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Vlad the Impaler

Adrian Lyne's "Lolita" -- more expansively American and less prurient than Stanley Kubrick's 1962 version -- makes us wonder again about Nabokov's mind.

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To answer your dirty question first: by no stretch of the prurient imagination is Adrian Lyne's Lolita (Sunday, August 2; 9 to 11:15 p.m.; Showtime) in violation of the Child Pornography Prevention Act of 1996, which panicky statute forbids "any visual depiction, including any photograph, film, videotape, or computer image" that is, or even appears to be, "of a minor engaging in sexually explicit conduct." It's certainly less explicit than Carroll Baker and Eli Wallach were permitted to be, by Elia Kazan and Tennessee Williams, in Baby Doll (1956). So far as exposed flesh goes, even during nap time, what happens between Lolita (Dominique Swain) and Humbert (Jeremy Irons) is almost as decorous as what didn't happen between Doris Day and Rock Hudson in Pillow Talk (1959) -- there's nary a nipple in view. Late in Lolita we do see genitalia, but they are those of an adult male, altogether unaroused, as Frank Langella's Quilty runs away from Humbert's gun.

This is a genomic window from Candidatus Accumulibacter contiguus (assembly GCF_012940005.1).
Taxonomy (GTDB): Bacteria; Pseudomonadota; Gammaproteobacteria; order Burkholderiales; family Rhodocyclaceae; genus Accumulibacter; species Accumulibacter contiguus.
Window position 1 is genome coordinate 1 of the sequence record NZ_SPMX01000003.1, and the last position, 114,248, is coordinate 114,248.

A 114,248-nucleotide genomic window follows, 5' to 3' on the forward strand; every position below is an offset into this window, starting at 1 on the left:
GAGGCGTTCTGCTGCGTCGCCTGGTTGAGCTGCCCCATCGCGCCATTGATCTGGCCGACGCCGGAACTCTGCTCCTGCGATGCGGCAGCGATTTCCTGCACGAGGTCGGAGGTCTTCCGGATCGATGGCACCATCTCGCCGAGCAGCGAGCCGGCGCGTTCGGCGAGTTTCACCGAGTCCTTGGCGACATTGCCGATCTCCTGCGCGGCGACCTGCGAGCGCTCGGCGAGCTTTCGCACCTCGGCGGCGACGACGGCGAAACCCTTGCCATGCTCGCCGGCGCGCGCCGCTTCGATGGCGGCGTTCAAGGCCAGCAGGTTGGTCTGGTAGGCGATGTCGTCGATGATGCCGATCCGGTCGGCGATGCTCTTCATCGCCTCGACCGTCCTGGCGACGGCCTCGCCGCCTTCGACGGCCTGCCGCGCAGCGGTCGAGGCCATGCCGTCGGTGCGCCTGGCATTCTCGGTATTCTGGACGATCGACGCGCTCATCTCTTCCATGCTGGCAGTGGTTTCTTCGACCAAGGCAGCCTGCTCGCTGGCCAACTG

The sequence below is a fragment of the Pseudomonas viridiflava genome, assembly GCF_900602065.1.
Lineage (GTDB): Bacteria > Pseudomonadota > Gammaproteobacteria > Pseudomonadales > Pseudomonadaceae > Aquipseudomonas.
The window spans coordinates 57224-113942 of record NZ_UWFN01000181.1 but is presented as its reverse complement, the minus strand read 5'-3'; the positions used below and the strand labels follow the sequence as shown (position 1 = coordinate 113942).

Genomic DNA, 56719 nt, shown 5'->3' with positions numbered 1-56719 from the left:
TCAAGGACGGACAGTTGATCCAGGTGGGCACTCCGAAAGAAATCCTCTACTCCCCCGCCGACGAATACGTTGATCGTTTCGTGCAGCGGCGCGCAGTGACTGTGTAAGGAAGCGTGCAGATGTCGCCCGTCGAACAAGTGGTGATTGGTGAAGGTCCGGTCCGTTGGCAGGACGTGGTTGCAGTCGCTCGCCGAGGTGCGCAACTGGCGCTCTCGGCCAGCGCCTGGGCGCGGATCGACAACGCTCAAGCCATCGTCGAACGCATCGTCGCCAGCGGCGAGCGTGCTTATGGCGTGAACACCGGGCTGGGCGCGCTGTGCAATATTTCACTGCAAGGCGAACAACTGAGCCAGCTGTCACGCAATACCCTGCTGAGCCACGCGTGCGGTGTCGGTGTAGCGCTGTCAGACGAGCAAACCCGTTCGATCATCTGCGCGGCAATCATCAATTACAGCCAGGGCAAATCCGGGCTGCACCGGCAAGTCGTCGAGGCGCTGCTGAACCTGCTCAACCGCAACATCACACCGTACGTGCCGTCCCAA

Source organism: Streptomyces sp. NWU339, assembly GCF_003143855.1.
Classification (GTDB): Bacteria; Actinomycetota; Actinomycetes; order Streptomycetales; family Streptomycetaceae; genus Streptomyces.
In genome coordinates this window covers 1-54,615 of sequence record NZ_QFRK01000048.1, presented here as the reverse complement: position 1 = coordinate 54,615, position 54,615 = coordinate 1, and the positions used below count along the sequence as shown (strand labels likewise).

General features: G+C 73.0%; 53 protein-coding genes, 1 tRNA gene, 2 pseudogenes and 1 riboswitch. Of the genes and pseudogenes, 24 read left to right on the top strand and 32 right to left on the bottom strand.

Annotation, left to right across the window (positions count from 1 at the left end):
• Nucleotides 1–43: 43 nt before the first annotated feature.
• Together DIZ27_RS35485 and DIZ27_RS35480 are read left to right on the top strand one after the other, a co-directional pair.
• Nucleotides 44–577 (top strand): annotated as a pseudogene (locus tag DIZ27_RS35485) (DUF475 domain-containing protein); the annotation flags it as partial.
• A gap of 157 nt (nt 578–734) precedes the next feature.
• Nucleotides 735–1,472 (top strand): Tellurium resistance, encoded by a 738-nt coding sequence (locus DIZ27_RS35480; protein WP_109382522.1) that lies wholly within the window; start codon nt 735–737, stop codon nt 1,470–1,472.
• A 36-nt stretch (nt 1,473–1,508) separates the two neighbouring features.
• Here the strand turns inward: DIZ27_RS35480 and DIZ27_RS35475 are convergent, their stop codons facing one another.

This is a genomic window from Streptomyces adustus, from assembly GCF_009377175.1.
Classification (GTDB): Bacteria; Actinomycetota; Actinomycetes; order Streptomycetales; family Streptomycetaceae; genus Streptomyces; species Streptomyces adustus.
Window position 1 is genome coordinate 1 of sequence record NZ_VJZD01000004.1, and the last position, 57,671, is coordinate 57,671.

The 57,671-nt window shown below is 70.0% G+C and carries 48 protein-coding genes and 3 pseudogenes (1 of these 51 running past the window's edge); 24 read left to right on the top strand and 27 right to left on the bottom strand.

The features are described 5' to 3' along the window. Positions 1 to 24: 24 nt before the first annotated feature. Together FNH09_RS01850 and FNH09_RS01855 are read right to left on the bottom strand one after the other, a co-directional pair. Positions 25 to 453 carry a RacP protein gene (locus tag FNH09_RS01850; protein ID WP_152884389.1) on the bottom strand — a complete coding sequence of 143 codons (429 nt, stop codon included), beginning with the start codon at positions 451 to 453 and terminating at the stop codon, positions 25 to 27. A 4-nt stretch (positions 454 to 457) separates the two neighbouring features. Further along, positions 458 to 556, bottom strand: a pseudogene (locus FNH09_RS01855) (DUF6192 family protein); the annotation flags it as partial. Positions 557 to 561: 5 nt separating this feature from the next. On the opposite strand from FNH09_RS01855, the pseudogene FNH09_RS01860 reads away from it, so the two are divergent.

Nor, as incarnated in these two-plus hours, is the passionate fixation of the bibliosophic Swiss cheesehead on the nubile American preteenybopper -- "light of my life, fire of my loins" -- much of a commercial for pedophilia. It is, instead, a sorry burlesque. And this is a surprise. Of the Adrian Lyne who graduated, like Alan Parker and Ridley Scott, from the floating signifiers of British television advertising to such glitterdome gaudies as Flashdance, 9 1/2 Weeks, Fatal Attraction, and Indecent Proposal, we had every reason to expect something as slick as a fashion spread and as shallow as cyberspace. But Lyne is almost too loyal to Nabokov's printed page, if not to the many books in Humbert's head. Like Volker Schlondorff, whose reverential 1979 film version of The Tin Drum got into so much belated trouble last summer in Oklahoma City because of oral sex involving a minor, a nervous director seems to be looking over his shoulder at a famously difficult novelist, desperate for approval.